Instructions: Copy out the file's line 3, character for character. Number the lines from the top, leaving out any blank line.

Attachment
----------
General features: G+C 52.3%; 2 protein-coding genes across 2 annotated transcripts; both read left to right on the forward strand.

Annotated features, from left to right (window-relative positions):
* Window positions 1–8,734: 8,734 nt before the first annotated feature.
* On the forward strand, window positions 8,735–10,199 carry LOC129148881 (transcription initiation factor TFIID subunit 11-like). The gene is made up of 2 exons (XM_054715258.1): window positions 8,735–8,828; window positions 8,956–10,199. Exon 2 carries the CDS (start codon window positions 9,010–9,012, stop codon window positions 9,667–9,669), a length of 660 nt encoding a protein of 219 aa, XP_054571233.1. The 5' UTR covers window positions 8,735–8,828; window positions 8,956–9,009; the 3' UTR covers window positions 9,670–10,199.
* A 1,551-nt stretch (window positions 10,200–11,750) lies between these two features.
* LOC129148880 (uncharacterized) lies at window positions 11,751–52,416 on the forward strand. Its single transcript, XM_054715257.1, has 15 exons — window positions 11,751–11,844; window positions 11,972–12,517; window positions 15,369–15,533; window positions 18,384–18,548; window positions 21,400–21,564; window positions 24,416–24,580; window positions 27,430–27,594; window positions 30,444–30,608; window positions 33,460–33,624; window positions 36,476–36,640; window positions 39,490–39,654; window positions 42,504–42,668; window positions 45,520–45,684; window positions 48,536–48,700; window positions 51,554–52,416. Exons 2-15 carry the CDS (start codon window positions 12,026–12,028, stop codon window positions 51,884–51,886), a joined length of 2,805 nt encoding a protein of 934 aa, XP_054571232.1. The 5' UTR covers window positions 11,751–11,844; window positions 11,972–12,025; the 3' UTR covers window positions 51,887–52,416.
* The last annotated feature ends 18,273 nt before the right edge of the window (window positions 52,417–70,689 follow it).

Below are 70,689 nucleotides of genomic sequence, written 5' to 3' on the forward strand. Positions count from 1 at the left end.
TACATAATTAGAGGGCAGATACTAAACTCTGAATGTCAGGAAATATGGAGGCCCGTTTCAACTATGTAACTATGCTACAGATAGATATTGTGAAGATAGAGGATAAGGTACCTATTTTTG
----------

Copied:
* Window positions 1–8,734: 8,734 nt before the first annotated feature.